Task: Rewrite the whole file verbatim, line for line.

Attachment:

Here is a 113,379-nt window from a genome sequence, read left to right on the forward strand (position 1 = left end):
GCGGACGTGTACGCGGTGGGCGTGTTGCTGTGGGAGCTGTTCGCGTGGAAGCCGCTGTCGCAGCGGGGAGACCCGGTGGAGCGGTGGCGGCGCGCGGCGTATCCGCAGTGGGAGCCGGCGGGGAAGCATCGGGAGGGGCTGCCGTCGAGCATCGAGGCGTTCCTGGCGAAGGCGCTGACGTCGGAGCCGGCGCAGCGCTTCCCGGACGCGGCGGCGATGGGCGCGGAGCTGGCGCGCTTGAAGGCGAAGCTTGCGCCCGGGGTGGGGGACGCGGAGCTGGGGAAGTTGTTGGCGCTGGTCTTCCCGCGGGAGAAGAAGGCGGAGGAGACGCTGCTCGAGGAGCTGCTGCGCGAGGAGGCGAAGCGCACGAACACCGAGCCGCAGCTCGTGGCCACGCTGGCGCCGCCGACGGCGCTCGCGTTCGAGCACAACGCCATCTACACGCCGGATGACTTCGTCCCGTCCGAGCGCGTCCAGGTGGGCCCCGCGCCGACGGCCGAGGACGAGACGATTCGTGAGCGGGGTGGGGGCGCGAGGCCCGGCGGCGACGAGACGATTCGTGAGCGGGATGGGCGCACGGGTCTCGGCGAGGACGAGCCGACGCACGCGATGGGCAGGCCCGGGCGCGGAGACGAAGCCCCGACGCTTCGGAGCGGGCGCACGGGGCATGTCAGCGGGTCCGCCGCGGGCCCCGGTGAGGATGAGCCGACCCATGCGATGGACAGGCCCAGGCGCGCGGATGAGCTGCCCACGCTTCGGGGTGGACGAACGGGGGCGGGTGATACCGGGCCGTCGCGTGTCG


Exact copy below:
Here is a 113,379-nt window from a genome sequence, read left to right on the forward strand (position 1 = left end):
GCGGACGTGTACGCGGTGGGCGTGTTGCTGTGGGAGCTGTTCGCGTGGAAGCCGCTGTCGCAGCGGGGAGACCCGGTGGAGCGGTGGCGGCGCGCGGCGTATCCGCAGTGGGAGCCGGCGGGGAAGCATCGGGAGGGGCTGCCGTCGAGCATCGAGGCGTTCCTGGCGAAGGCGCTGACGTCGGAGCCGGCGCAGCGCTTCCCGGACGCGGCGGCGATGGGCGCGGAGCTGGCGCGCTTGAAGGCGAAGCTTGCGCCCGGGGTGGGGGACGCGGAGCTGGGGAAGTTGTTGGCGCTGGTCTTCCCGCGGGAGAAGAAGGCGGAGGAGACGCTGCTCGAGGAGCTGCTGCGCGAGGAGGCGAAGCGCACGAACACCGAGCCGCAGCTCGTGGCCACGCTGGCGCCGCCGACGGCGCTCGCGTTCGAGCACAACGCCATCTACACGCCGGATGACTTCGTCCCGTCCGAGCGCGTCCAGGTGGGCCCCGCGCCGACGGCCGAGGACGAGACGATTCGTGAGCGGGGTGGGGGCGCGAGGCCCGGCGGCGACGAGACGATTCGTGAGCGGGATGGGCGCACGGGTCTCGGCGAGGACGAGCCGACGCACGCGATGGGCAGGCCCGGGCGCGGAGACGAAGCCCCGACGCTTCGGAGCGGGCGCACGGGGCATGTCAGCGGGTCCGCCGCGGGCCCCGGTGAGGATGAGCCGACCCATGCGATGGACAGGCCCAGGCGCGCGGATGAGCTGCCCACGCTTCGGGGTGGACGAACGGGGGCGGGTGATACCGGGCCGTCGCGTGTCG